Childsmile offers helping hand to Irish profession
Scotland’s Childsmile oral health programme for young people could hold valuable lessons for the ROI and Northern Ireland, the programme’s director has suggested.
Prof Lorna Macpherson said she would be delighted to talk to policymakers and professionals looking to reform their systems.
Childsmile has had significant success in both reducing tooth decay among Scotland’s young people and cutting the amount of public money spent on treatment (see pages 20-23).
Recent revelations that approximately £9 million a year is being spent on multiple extractions for under-18s in Northern Ireland have led to calls for root and branch reform.
BDA Northern Ireland Council Chair Roz McMullan said: “With the health service facing huge pressures, Northern Ireland needs to confront a wholly preventable disease that not only causes untold misery, but is now costing us millions. Our oral health strategy is well past its sell-by date. Governments in Wales and Scotland have shown there’s nothing inevitable about child tooth decay, and we can’t afford not to put those lessons into practice.”
Meanwhile, Prof Macpherson said: “We see it as part of our role to give others the benefit of our experiences. That’s not to say we’ve got it all right. We are always learning and trying to improve things. However, we’ve had the programme for around 10 years so we are very happy to share our knowledge with people who would be interested in learning with us.”
The progress achieved by Childsmile has led to interest from Australia, Chile, Israel, the Netherlands, New Zealand and others. Prof Macpherson and her team were also asked to arrange a workshop for six Balkan countries with dental health problems.
Indicating the Irish interest, Prof Macpherson has been invited to address the Irish Society of Dentistry for Children annual scientific meeting (see below).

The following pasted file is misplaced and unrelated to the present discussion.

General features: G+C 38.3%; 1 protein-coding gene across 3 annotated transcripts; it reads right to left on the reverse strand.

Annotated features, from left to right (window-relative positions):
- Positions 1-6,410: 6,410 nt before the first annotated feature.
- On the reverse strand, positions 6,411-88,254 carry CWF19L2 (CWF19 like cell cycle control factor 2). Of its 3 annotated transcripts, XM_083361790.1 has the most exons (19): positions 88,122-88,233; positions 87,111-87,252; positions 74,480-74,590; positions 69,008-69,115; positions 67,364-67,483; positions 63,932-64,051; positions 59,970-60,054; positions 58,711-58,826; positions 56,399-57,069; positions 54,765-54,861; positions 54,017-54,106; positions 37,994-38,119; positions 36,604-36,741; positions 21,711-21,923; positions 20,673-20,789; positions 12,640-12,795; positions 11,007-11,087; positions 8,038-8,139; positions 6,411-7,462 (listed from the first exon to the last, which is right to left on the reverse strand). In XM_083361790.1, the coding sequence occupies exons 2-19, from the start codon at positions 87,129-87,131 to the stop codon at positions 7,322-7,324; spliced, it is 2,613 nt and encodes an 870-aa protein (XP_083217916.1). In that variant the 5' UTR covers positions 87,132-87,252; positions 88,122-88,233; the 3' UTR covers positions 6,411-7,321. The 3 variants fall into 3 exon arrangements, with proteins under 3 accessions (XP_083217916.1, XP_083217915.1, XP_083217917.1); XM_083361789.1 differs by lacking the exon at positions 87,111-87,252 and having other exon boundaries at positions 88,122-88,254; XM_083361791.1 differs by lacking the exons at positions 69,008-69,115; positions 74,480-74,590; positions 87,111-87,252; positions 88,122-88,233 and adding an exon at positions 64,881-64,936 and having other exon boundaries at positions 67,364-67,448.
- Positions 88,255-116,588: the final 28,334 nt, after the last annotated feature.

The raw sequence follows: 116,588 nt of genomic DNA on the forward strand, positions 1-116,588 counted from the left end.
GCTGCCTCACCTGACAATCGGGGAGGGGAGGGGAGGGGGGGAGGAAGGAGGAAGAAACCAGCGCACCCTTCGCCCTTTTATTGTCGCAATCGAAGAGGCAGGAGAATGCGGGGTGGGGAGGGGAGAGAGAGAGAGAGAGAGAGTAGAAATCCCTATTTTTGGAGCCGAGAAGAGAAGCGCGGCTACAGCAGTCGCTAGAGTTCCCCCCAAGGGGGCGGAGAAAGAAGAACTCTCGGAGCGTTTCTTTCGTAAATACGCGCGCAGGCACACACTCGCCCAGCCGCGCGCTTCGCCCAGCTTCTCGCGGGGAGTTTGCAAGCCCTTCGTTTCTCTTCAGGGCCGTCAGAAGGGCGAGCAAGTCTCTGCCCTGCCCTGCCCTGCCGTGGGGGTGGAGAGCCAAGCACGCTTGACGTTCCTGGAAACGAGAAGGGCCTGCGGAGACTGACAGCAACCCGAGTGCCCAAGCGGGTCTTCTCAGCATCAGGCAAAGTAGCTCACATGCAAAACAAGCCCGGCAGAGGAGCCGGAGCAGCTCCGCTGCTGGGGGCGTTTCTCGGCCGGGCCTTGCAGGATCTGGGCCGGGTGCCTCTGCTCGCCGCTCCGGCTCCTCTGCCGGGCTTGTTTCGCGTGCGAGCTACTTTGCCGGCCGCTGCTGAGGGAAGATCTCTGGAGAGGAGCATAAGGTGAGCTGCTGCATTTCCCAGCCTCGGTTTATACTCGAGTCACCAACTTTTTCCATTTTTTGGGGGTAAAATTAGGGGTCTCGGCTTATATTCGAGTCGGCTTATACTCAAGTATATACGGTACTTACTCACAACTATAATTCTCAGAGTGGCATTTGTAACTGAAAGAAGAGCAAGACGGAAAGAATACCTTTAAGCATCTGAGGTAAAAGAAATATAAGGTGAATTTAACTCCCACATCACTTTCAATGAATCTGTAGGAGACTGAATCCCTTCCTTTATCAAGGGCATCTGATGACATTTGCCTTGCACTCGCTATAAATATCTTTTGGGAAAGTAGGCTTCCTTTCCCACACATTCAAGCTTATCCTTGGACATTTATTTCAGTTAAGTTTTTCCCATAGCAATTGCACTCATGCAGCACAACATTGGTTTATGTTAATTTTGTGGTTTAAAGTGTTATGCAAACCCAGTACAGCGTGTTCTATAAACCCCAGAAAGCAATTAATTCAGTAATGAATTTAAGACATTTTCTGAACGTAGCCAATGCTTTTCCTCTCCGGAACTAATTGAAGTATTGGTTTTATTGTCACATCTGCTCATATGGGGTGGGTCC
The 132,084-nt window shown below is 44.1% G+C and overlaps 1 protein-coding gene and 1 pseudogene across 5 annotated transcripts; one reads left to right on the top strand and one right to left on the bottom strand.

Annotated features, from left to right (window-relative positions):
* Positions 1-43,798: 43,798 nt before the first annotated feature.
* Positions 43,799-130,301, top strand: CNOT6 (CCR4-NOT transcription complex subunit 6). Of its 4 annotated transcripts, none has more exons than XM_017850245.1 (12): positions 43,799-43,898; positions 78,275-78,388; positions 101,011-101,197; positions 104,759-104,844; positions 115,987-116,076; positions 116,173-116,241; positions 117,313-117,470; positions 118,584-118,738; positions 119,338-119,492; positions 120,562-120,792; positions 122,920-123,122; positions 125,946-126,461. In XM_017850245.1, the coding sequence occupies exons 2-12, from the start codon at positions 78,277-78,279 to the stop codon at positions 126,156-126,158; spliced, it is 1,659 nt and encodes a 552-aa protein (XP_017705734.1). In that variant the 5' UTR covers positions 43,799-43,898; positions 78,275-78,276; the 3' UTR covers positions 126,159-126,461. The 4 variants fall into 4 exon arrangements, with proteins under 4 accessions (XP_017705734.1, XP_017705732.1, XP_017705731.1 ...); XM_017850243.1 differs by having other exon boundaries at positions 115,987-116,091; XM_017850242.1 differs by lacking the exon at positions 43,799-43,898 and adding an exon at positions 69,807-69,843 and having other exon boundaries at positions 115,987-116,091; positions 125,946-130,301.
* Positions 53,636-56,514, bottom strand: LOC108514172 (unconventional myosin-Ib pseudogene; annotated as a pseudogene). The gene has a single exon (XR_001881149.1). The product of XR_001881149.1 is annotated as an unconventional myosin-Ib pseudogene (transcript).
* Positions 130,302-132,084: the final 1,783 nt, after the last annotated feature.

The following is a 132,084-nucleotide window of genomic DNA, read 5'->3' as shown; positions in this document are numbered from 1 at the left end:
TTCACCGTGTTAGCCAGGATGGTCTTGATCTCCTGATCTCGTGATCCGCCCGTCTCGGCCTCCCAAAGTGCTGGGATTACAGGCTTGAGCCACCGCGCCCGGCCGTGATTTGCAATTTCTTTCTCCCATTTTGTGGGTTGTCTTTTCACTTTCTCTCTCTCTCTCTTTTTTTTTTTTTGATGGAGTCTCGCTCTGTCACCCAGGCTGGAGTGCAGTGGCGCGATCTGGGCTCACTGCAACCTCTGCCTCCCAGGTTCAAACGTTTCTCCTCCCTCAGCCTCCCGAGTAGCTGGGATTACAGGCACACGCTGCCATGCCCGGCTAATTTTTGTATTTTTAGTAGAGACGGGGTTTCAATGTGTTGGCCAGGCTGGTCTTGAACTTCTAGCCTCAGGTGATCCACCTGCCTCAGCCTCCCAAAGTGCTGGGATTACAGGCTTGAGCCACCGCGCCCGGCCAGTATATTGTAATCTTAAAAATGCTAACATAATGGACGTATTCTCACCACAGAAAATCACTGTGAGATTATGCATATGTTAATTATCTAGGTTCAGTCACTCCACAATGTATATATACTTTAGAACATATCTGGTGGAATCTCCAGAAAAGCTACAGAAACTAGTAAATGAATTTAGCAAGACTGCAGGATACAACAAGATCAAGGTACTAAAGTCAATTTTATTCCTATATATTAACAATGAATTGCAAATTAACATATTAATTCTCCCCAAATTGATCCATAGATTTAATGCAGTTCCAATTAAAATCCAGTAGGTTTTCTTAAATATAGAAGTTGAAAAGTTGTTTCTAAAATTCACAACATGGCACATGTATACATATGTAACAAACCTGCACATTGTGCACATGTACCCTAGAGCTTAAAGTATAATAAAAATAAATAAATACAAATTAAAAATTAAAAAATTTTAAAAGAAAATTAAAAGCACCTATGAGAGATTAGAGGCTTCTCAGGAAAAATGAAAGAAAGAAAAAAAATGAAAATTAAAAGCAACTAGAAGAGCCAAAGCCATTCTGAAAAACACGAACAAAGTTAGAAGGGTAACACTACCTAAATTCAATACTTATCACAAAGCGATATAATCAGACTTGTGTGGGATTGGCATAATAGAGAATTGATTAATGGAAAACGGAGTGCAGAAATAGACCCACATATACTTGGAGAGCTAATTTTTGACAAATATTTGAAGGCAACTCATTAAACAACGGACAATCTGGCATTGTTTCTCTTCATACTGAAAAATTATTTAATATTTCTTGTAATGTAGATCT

Reiterating the readiness to pass on lessons learned, she said: “All of us at Childsmile would be very happy to talk with anyone who wants to hear more about
the programme.” Lessons of hope – page 20
Scientific meeting focus on challenges of children’s oral health
Professor Marie Therese Hosey, head of paediatric dentistry at King’s College London, will give the opening address at this year’s Irish Society for Dentistry for Children annual scientific meeting.
The event, on 10 May, at Portlaoise Town, Co Laois, is set against the backdrop of some of the worst figures yet seen for children’s oral health both north and south of the border.
Prof Hosey will talk on the challenge of early childhood caries and discuss the options for how this major problem can be tackled.
She will be followed by Professor Lorna Macpherson, head of dental public health at the Dental School, Glasgow, and director of the Childsmile programme who will give a detailed insight into the challenges faced by the initiative, how it has worked, the latest results and how it could be applied in both the ROI and Northern Ireland.
For more information on the event or to register, please go to www.dentistryforchildren.ie/meetings/